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Could a 300 km dam save the Arctic?

by Rolf Schuttenhelm
(Utrecht, the Netherlands)

Chukchi Sea in the Bering Strait

Chukchi Sea in the Bering Strait

 

Could 1.5 billion cubic meters of rock save the Arctic sea ice? According to the plan ‘Diomede Crossroads – Saving the North Pole? Thoughts on plausibility’, it may just do the trick. The plan is published on CleverClimate.org, a new platform for ‘large-scale
climate solutions’.

View full report: www.cleverclimate.org/climate/12/diomede_crossroads/

The plan describes how building a dam in the Bering Strait influences the three most relevant factors for both formation and melting of sea ice. These are temperature isolation, water salinity and water turbulence.

Placing it some 300 kilometres south of the narrowest point of the strait will lead to a decrease of temperature, salinity and dynamics (through decreased wind fetch) combined.

The dam would connect St. Lawrence Island in the Bering Sea with the mainland of Alaska and Siberia. All sweet water of the river Yukon would be kept north of the dam, slightly lowering salinity in the Chuckchi Sea, that is part of the Arctic Ocean.

Deliberately influencing salinity could indeed be of important influence, thinks Dr. Overland, of the National Oceanic and Atmospheric Administration (NOAA).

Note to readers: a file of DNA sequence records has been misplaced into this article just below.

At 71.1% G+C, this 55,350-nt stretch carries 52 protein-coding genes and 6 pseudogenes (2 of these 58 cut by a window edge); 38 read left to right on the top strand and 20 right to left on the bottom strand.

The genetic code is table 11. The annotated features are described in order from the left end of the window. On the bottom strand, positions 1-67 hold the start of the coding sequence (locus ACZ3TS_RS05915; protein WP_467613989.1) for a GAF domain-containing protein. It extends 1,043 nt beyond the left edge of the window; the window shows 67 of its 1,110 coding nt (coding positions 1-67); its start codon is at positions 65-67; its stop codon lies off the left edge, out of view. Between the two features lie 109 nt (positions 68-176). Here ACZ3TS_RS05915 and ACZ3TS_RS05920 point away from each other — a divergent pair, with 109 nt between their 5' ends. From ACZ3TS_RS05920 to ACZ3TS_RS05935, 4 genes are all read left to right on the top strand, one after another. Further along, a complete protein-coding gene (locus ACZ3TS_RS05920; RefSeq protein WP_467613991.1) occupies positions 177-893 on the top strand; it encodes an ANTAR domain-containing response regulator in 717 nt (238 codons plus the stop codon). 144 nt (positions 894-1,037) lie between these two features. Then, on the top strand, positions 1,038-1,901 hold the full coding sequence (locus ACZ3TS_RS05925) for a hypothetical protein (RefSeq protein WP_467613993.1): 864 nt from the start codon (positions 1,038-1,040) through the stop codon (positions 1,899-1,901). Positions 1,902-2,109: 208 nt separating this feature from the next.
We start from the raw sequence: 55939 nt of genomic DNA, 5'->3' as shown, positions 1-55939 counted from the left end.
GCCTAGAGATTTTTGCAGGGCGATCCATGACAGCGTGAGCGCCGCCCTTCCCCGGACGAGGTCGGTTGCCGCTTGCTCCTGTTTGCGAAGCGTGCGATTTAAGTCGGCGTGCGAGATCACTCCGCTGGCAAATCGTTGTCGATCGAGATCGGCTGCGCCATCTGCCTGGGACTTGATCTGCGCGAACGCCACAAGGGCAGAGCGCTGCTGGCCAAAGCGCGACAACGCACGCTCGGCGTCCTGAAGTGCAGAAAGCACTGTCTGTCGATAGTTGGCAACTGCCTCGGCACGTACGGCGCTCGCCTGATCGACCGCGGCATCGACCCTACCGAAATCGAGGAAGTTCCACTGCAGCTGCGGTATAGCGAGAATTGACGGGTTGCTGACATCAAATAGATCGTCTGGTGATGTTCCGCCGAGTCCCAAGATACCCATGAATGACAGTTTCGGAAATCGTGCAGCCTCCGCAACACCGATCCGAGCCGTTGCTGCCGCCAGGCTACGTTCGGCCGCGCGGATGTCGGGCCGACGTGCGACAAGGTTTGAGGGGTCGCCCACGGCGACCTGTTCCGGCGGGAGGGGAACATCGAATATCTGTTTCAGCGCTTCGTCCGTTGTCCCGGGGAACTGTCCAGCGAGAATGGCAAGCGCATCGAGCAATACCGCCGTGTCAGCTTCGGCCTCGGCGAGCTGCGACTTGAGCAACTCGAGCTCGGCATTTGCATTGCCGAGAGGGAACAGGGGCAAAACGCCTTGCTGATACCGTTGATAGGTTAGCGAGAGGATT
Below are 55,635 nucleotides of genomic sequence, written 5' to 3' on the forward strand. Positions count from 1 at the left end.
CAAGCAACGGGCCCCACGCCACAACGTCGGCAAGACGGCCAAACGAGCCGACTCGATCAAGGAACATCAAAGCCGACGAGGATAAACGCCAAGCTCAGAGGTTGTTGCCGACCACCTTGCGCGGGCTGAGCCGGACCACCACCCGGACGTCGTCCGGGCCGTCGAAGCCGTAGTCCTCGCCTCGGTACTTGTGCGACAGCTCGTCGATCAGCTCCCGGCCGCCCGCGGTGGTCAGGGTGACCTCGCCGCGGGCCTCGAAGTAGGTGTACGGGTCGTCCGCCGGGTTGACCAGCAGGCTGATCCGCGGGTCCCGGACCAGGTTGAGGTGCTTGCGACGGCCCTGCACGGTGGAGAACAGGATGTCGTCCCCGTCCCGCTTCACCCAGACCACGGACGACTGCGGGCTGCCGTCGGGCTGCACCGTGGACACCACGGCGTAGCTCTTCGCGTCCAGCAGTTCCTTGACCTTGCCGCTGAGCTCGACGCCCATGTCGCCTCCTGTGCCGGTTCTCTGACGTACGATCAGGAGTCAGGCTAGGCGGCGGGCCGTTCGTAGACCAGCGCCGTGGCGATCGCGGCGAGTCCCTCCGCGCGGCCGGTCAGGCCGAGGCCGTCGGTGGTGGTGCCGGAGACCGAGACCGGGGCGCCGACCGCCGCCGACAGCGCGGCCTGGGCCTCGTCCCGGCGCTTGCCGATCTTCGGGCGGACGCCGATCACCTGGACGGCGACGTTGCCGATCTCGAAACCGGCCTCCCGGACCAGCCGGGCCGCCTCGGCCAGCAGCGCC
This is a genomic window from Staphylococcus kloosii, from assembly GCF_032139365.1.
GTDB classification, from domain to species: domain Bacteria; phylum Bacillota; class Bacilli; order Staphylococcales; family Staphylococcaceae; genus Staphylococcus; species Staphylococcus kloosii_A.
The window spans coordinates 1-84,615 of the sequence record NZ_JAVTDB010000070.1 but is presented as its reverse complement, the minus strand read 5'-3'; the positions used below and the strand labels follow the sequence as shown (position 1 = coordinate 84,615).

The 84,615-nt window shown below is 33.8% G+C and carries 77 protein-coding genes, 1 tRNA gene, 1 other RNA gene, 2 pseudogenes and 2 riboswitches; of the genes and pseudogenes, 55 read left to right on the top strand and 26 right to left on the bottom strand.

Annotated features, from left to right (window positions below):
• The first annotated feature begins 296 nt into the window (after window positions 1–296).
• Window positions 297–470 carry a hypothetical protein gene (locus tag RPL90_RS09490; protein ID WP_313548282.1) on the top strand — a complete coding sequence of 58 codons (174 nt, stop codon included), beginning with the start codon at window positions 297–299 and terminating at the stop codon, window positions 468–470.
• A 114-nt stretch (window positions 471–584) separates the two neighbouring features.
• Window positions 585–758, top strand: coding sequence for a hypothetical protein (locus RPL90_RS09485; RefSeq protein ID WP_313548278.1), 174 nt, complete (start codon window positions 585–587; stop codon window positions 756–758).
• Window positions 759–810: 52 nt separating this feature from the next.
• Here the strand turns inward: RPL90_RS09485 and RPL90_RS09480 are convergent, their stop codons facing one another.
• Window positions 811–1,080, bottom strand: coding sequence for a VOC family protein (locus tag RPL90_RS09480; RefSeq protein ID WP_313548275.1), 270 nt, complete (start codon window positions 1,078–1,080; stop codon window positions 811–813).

Building the ‘St Lawrence Dam’ would also ensure the northwards transport of warm Pacific waters into the Arctic is stopped. This may help slow down the ever earlier onset of spring melting.

The dam would be over 300 kilometres long, in a part of the Bering Sea that is on average 50 meters deep. The whole enterprise would therefore require at least 1.5 billion cubic meters of rock.

If further research would prove assumptions correct, building the St Lawrence Dam could be very beneficial to the World’s climate system, as two important positive feedbacks to climate change are slowed down, one being the albedo effect and the other methane

emissions from thawing permafrost.

From this point of view, building the St Lawrence Dam could assist present mitigation efforts as tundra methane emissions are already a big contributor to the rising concentration of greenhouse gases.

‘The mentioned climate impacts of this plan are possible,’ according to a reply of the National Snow and Ice Data Centre (NSIDC), the world’s Arctic sea ice watchdog, associated with the University of Colorado.

‘This is certainly an interesting idea. However, there are several issues: such a dramatic change in inflow into the Arctic could have unforeseen ramifications, not just in the Arctic, but also in the North Pacific and surrounding landmasses. Also, while a dam would stop ocean inflow, there would still be atmospheric inflow and atmospheric inflow into the Arctic is a significant factor,’ writes Dr. Walt Meier of the NSIDC.

Author Rolf Schuttenhelm doesn’t advocate the plan himself. ‘I agree many uncertainties exist. Right now these are too many. I disagree with the conclusion we should not act – out of human inertia. The cost of inaction is enormous.’

If the St Lawrence Dam would prove capable of halting permafrost
thawing, that would, theoretically, be worth 10 to 15 billion dollars
annually in carbon credits as tundra methane emissions are presumed to have already surpassed one Gt of CO2 equivalents per year. With continued permafrost thawing these emissions will only keep rising.